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have a history of medullary thyroid cancer or multiple endocrine neoplasia syndrome type 2, or if you're allergic to tanzeum or any of its ingredients. stop using tanzeum and call your doctor right away if you experience symptoms of a serious allergic reaction which may include itching, rash, or difficulty breathing; if you have signs of pancreatitis, such as severe stomach pain that will not go away and may move to your back, with or without vomiting; or if you have symptoms of thyroid cancer which include a lump or swelling in your neck, hoarseness, trouble swallowing, or shortness of breath. before using tanzeum, talk to your doctor about your medical conditions, all medicines you're taking, if you're nursing, pregnant, or may become pregnant. and about low blood sugar and how to manage it. taking tanzeum with a sulfonylurea or insulin increases your risk for low blood sugar. common side effects with tanzeum include diarrhea, nausea, injection site reactions, cough, back pain, and cold or flu symptoms. some serious side effects can lead to dehydration which may cause kidney failure.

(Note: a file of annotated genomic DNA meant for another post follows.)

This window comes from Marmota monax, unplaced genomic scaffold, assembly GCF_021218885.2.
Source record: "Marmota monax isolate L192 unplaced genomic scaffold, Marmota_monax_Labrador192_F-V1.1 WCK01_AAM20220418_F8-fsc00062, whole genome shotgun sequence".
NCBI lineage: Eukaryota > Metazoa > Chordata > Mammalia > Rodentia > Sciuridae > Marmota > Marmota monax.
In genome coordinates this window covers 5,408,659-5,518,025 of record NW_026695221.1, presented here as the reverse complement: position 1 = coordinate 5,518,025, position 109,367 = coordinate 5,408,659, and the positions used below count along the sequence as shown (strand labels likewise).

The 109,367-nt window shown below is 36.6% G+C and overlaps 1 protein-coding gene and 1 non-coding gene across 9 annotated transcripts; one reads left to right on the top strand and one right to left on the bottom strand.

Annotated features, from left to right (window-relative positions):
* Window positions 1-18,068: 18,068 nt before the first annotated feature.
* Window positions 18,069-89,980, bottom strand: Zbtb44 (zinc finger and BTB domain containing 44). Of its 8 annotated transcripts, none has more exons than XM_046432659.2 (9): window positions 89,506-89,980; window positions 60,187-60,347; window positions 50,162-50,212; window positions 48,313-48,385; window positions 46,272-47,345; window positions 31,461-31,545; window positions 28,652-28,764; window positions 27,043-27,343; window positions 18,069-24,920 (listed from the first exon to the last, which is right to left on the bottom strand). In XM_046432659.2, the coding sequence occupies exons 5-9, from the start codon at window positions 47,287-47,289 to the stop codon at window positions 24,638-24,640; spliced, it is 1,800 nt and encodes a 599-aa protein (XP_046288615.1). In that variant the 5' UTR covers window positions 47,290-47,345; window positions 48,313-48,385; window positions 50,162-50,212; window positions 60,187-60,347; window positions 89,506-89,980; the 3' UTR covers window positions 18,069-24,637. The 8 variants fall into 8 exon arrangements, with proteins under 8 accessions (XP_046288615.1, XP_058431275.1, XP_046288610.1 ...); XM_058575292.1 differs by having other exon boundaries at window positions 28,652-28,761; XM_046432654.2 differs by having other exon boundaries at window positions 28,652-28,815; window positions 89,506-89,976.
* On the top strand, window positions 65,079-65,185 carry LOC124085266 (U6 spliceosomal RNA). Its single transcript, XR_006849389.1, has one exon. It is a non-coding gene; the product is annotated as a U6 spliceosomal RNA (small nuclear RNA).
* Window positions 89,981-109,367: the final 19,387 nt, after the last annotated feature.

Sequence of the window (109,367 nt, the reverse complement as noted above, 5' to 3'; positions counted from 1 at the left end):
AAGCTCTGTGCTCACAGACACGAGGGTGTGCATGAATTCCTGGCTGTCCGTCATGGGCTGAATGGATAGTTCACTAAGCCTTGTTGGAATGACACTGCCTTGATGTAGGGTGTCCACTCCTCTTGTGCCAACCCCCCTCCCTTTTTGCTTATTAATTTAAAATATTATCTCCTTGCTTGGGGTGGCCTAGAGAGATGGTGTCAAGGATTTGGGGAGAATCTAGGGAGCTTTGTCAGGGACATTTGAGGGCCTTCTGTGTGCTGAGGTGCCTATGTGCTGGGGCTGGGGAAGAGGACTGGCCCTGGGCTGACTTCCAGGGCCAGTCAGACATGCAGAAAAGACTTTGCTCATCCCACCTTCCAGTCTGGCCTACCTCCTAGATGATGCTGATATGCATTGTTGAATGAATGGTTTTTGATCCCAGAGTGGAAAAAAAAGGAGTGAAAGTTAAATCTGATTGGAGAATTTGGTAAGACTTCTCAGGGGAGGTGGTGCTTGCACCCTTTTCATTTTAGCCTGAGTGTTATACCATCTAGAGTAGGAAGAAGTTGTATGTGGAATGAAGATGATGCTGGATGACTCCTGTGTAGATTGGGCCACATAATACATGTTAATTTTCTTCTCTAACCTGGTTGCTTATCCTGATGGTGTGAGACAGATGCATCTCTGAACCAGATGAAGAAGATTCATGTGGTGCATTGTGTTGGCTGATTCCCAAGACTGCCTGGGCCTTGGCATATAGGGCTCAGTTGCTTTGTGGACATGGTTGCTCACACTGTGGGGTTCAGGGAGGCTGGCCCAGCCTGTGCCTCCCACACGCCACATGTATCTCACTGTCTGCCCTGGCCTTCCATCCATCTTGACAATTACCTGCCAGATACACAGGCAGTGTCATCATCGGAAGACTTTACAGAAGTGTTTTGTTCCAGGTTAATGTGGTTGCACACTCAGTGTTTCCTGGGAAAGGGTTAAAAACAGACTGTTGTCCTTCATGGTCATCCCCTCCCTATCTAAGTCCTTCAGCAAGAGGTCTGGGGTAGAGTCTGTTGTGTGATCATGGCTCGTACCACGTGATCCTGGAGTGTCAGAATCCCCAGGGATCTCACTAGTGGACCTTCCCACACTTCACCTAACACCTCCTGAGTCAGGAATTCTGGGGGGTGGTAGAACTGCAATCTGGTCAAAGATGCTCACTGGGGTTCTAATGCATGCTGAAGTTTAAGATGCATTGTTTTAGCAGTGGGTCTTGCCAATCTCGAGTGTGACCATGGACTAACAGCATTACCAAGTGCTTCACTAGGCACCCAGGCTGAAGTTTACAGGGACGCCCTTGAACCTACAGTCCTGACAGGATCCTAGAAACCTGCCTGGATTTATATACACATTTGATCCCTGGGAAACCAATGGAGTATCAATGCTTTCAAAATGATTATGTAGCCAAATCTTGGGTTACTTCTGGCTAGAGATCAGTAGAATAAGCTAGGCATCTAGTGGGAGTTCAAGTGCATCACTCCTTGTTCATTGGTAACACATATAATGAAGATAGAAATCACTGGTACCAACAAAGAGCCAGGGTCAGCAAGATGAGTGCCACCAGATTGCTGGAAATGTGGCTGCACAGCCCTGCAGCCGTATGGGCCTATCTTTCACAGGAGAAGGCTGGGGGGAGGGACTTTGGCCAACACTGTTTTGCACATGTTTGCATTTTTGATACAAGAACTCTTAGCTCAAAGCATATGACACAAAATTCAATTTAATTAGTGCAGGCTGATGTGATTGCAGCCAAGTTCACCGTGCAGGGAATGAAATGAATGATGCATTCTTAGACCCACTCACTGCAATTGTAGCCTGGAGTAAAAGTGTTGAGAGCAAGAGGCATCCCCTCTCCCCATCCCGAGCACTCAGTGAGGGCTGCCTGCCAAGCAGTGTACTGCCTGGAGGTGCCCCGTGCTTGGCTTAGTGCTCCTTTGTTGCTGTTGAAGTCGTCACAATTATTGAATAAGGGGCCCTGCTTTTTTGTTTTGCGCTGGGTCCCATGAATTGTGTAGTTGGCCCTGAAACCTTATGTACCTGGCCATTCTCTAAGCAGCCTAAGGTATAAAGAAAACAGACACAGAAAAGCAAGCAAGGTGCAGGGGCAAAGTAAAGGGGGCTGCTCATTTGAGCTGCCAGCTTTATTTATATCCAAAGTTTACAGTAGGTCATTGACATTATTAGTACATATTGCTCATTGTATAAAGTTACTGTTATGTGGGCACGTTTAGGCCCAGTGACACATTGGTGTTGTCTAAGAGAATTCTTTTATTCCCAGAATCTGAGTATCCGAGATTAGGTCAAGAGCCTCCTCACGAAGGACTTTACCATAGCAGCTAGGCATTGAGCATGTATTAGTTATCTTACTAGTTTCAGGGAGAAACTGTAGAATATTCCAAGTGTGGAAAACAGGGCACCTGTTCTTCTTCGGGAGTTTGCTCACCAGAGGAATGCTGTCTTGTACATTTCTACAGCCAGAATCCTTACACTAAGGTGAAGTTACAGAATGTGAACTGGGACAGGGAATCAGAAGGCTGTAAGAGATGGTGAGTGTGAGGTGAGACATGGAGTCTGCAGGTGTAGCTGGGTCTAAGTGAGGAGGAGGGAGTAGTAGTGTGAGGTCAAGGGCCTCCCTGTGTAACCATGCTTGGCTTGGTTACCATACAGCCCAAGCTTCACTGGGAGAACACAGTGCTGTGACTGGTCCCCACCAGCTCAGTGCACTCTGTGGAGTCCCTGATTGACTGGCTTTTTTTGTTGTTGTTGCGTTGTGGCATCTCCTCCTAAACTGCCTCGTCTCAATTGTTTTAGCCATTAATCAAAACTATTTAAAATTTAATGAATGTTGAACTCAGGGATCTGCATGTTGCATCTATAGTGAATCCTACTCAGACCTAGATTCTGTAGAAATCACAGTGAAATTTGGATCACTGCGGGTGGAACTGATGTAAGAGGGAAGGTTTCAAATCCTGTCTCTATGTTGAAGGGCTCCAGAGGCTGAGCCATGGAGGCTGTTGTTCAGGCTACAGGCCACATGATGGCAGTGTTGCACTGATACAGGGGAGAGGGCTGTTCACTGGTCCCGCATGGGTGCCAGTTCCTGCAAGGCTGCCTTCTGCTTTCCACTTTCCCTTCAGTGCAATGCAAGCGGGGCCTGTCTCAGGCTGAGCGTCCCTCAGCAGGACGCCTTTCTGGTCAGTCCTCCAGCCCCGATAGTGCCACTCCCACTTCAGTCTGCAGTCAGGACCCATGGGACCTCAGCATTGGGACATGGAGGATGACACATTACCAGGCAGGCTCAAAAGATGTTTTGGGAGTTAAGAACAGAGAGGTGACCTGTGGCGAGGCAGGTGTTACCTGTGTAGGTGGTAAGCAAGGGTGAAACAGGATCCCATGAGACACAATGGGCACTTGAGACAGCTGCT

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is right for you. go to tanzeum.com to learn if you may be eligible to receive tanzeum free for 12 months. make every week a tanzeum week. thanks for joining us. i'm michelle miller. >> i'm elaine key hanna. president obama hopes to find common ground with a new republican mjt in congress. >> the very first report from our 24-hour digital network cbsn that launched one year ago. you were there, elaine. vladimir duthiers and elaine quijano. we come with nothing but the best. congratulations and continued success. >> you're aging we gracefully. >> thanks.